Whether it is your first event or your hundredth, there is one simple thing you can do to make sure you are ready for unforeseen issues: an event survival kit. Think of it like a first aid kit for any accidents that may happen the day of—should a sign not stay put or you need to make a last-minute centerpiece—you don’t want to be empty-handed or running around the space looking for staff that can lend you a pair of scissors. Not only will the survival kit save your event—it might just save your sanity.

Why You Need An Event Survival Kit

In event planning, you need to be prepared for anything. Maybe you are under a strict time crunch when planning. Maybe something was overlooked during the event space search. On the day of, there is no time to try figure out what went wrong—the best time for that is the day after when doing an event recap. On the day of, all you can do is react, and your event survival kit will help you do so quickly and appropriately.

Though it may take some time initially to create an inventory list and get the supplies for the survival kit, once the box is put together it will can save you time for your future events, as well. In fact, the Event Planning Blueprint lists having a supply kit as one of the top things every event planner should never overlook.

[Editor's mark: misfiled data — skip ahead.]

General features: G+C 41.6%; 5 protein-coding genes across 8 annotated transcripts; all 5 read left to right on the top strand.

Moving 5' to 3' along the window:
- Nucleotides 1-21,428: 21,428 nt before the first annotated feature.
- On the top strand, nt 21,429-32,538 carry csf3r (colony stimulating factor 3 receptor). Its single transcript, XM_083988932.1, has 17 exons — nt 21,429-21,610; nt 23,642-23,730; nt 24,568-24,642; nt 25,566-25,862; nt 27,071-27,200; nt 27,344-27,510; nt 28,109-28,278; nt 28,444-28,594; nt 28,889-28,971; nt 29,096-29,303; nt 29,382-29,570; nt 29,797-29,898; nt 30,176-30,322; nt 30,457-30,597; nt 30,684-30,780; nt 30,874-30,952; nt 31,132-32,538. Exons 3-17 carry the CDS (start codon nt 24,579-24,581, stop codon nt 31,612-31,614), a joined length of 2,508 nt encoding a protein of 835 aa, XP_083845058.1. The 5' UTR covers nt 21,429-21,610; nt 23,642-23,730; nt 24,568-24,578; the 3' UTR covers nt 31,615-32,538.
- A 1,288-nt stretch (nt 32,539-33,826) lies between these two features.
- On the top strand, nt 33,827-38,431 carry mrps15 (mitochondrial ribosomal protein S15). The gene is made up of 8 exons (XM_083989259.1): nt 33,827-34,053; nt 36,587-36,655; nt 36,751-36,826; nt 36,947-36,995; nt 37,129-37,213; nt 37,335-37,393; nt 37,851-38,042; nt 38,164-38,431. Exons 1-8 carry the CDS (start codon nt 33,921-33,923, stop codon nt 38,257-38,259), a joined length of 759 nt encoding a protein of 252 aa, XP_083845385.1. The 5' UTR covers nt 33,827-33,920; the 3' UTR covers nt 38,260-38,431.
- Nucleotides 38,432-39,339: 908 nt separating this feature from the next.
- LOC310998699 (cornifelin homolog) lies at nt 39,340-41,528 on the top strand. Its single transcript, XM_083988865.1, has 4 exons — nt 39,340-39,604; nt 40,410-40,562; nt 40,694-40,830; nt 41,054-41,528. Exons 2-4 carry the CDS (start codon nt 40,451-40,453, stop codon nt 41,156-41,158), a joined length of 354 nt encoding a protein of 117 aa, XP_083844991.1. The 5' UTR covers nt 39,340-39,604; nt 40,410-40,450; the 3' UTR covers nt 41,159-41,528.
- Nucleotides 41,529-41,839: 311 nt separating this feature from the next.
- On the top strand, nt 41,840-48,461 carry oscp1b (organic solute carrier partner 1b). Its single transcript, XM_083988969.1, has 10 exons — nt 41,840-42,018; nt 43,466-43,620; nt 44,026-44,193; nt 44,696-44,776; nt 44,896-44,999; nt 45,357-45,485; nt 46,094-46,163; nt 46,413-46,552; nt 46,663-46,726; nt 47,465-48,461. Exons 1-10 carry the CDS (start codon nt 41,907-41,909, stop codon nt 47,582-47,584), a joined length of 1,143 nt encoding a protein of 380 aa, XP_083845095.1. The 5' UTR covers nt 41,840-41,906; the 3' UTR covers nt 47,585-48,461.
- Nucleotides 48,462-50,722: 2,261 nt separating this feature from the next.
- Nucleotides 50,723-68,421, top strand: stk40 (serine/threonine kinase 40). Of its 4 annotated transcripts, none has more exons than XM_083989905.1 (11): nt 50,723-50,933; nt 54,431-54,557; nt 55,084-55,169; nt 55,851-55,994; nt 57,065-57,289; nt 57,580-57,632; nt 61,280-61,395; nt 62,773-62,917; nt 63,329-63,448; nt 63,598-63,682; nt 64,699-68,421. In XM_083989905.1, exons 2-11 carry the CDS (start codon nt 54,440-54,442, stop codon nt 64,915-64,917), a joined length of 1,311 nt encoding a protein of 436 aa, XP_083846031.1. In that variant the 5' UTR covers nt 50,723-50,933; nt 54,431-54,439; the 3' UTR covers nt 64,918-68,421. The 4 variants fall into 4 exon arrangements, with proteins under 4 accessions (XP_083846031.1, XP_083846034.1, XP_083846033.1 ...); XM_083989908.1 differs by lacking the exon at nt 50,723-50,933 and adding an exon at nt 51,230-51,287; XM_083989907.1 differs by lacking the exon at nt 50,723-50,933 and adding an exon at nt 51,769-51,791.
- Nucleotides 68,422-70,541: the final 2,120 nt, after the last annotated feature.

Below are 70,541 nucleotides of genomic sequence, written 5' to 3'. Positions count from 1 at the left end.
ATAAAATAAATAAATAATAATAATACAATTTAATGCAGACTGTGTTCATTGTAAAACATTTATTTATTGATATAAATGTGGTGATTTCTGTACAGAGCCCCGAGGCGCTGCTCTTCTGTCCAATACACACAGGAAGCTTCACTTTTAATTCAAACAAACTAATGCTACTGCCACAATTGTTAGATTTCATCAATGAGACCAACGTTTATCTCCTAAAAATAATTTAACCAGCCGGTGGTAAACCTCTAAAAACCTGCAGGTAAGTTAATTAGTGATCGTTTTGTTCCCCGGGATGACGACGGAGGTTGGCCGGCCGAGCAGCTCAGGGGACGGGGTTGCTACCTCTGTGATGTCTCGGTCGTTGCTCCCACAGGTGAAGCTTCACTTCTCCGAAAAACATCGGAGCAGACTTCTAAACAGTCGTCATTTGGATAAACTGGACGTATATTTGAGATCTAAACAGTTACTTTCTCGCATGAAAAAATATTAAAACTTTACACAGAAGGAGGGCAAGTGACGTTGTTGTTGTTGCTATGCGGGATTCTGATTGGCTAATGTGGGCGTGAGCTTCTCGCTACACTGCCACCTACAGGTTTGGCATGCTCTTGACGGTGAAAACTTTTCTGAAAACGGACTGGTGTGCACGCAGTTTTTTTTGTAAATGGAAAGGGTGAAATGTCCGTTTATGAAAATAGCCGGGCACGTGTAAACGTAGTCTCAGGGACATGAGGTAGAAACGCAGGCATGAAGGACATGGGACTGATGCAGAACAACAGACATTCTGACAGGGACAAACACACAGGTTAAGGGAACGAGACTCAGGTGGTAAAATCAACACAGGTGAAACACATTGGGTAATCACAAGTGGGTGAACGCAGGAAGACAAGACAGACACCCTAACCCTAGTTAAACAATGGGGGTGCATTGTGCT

Make the survival kit once and then grab it and go for every event. After each event, take stock of what you used and make sure to replenish those items. Not only is it top of mind to do that during your event recap, but then you have everything you need at the ready and can grab the kit knowing nothing is missing.


How To Build Your Kit

The first step to building your survival kit is choosing what you would like to use—a box, a bag, a storage tub, etc.—to hold all of your supplies. Choosing a tote bag may make it easier for you to carry around during setup, but you may find that using a tub is easier to store in the back of your office after the event. There is no right or wrong here as long as it works for you.

Once you have the container or bag of your choice, the next step is to make your inventory list and choose what you’ll keep on hand. We recommend office supplies—scissors, tape, zip ties, permanent markers—electronic supplies—phone chargers, a flash drive, display cords to connect your computer to a projector—and badges and wristbands—’Hi, My Name Is…’ stickers and color coded wristbands in case you find that you need to let only certain people into a specific area.

The contents of your survival kit will depend on what type of events you plan regularly. You can get some ideas from event planners—BizBash has asked planners to share what they always keep on hand and famed event planner Brian Worley shares his top tools for a survival kit—and you will learn over time if there are certain staples specific to you that are necessary.



Though a bit time consuming to make, once you make your event survival kit, you will wonder how you ever worked without it. It will come in handy for times where you are setting up an event in an unconventional space that may not have all of the supplies you may be accustomed to. And remember: after every event, be sure to take note of anything you may have used and replace it as soon as possible so you don’t go without it the next event!